THEY pronounce his boyish name with fear and derision or else with adoration and awe. To many enemies, he is more his father's son than his brother's brother. Indeed, it was old Joe himself who observed, "He hates just like I do." By this reckoning, Robert Kennedy is the spoiled dynast, reclaiming the White House as a legacy from the man he regards as a usurper. Yet to many who have worked closely with him, Bobby is like Jack, pragmatic and perceptive, tempered by history. Says Urbanologist Pat Moynihan: "Much has been given him and taken from him in life, and somehow he has been enlarged by both experiences."
Bobby himself notes with wry pride: "I am the only candidate opposed by both big business and big labor." Many foreign diplomats, especially Asians, fear that he might lead the U.S. back to isolationism. Orthodox politicians often cannot forgive his hauteur, and recoil at what seems to be his rule-or-ruin approach. He is unpredictable, uncontrollable. Would he attack agricultural subsidies? Farm groups wonder. How far beyond Medicare would he go in expanding Government medical services? Organized medicine worries. He speaks for tax reform and attacks the oil-depletion allowance, as others have for years, but Bobby might just be tough enough to get something done about it.
Crushed Argument. There are other Bobbys within that slim, taut, toothy exterior. If Michael Harrington discovered America's poor, Kennedy adopted them —not only in the urban ghettos, where the votes are, but also in the shacks of grape pickers, in the hillbilly hollers, along the rutted tobacco roads. He can communicate with the disinherited as few others of his race or rank are able to do. He can maul a William Manchester, then have the author serve as honorary chairman of a Kennedy for President club. He can be morose or merry, expansive or petty, merciless or magnanimous—all to an extreme degree. Says Lawrence O'Brien: "The pendulum just swings wider for him than it does for most people." For every Machiavellian maneuver there is a graceful gesture; for every half-truth or hyperbole there is a disarming pinch of self-depreciation: "You see what sacrifices I am willing to make to be President? I cut my hair."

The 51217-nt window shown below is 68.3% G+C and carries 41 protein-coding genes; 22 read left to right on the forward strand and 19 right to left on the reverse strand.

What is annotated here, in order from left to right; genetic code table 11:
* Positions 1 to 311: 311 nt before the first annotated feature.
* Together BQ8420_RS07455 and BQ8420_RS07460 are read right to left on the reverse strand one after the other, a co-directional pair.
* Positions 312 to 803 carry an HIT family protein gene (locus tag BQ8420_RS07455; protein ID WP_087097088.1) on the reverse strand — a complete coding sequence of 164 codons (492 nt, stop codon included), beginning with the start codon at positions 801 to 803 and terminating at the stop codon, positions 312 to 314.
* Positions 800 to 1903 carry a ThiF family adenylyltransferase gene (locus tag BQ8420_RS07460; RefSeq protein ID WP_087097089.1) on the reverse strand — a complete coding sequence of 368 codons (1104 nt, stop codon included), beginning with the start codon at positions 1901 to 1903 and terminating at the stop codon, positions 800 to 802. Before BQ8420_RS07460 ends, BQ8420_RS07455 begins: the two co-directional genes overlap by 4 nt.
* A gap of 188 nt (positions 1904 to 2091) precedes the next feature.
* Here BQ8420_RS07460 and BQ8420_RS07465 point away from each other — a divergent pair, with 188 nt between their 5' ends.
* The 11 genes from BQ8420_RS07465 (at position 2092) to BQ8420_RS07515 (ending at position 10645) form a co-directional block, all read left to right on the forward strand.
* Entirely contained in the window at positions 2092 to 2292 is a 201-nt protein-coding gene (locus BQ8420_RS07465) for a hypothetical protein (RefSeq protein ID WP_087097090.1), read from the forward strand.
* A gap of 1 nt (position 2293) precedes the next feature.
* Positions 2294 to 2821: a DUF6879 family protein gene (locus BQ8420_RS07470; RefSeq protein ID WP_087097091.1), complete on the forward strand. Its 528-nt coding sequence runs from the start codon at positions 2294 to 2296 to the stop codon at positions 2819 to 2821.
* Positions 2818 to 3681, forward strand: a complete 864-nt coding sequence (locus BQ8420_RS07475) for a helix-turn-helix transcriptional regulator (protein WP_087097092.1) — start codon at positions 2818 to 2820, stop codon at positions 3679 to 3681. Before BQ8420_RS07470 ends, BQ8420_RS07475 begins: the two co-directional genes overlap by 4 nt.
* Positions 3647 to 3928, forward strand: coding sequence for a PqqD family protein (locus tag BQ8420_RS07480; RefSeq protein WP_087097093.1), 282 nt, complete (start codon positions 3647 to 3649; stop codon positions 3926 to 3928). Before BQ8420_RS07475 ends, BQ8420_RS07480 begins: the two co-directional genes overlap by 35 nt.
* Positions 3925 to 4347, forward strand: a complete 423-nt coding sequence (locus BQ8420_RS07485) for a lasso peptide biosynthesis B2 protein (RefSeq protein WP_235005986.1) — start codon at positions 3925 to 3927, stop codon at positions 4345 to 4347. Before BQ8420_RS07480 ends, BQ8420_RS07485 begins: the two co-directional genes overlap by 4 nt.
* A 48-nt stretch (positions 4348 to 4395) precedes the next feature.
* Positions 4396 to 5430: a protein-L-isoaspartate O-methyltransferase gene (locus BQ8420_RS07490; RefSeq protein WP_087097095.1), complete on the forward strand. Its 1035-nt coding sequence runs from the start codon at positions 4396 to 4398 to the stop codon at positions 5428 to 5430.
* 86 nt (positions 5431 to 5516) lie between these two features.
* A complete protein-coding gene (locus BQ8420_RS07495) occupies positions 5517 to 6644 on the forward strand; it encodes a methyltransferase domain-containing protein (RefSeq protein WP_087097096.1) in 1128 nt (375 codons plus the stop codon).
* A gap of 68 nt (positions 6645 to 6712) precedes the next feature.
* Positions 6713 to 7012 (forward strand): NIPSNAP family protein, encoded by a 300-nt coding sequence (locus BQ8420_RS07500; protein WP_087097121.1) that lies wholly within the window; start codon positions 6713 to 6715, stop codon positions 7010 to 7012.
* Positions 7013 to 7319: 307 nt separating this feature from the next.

He might just make it. For while Robert Francis Kennedy is succeeding Lyndon Baines Johnson as the nation's most controversial politician, while his complexities and contradictions are the subject of passionate debate, he is also proving that many somebodies out there like him enough to vote for him. Last week, following up his victories in the Indiana and Washington, D.C., Democratic primaries, Kennedy scored a smashing success in Nebraska.
The fact that he won 51% of the vote, against 31% for Senator Eugene McCarthy, was only part of his triumph. The combined loyalist vote in conservative, rural Nebraska—8% write-ins for Vice President Hubert Humphrey and 6% for Johnson, who remained on the ballot despite his non-candidacy—showed the extent of disaffection with the Administration, which Bobby did his share to provoke. And Kennedy's support was so broad in a state with only a 2% Negro population that it crushed the argument that his appeal is restricted to city dwellers, the black and the poor.